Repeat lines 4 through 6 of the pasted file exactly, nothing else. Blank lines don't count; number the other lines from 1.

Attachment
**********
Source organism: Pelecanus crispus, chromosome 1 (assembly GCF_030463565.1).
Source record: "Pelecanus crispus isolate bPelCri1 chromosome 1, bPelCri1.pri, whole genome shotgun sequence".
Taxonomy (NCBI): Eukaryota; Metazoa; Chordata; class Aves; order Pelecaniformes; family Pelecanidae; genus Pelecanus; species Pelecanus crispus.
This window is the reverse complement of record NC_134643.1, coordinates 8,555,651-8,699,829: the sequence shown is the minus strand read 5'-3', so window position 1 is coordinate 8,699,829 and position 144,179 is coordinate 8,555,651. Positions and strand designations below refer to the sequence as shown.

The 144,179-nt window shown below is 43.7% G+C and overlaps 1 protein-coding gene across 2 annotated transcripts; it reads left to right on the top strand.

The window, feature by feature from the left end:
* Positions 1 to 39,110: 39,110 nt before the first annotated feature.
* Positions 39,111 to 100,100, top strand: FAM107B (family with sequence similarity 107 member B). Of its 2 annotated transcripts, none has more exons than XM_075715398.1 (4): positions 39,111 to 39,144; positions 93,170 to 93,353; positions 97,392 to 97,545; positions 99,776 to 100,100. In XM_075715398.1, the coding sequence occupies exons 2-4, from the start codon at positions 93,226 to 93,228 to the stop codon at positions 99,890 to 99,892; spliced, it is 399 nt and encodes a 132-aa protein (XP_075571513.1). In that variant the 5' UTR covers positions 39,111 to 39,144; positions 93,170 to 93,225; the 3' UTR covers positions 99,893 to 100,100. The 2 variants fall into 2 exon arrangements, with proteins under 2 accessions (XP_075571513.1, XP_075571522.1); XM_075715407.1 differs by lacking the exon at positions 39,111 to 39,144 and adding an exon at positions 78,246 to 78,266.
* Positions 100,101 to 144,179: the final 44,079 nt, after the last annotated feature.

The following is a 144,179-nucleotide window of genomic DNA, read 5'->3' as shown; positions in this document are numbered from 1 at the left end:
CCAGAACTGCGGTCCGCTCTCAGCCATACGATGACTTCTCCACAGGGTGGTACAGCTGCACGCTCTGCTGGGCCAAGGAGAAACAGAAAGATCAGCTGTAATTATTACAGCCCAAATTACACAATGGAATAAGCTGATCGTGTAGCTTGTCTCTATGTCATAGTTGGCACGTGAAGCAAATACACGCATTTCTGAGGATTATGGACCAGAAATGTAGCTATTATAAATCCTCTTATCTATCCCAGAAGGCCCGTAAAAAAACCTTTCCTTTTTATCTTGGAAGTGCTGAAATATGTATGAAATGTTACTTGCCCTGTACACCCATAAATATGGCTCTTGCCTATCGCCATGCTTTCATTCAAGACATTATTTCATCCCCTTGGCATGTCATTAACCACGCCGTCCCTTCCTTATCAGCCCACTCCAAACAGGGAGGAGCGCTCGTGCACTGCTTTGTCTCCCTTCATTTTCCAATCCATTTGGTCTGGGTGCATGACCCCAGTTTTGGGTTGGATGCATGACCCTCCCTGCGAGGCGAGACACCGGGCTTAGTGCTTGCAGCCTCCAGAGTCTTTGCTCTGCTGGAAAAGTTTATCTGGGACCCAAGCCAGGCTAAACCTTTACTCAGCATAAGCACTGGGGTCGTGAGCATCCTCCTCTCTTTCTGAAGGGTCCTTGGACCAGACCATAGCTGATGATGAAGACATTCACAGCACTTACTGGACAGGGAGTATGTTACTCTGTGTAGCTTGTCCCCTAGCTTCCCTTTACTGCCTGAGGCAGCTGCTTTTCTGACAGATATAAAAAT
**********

This window is the reverse complement of record NC_134643.1, coordinates 8,555,651-8,699,829: the sequence shown is the minus strand read 5'-3', so window position 1 is coordinate 8,699,829 and position 144,179 is coordinate 8,555,651. Positions and strand designations below refer to the sequence as shown.

The 144,179-nt window shown below is 43.7% G+C and overlaps 1 protein-coding gene across 2 annotated transcripts; it reads left to right on the top strand.

The window, feature by feature from the left end: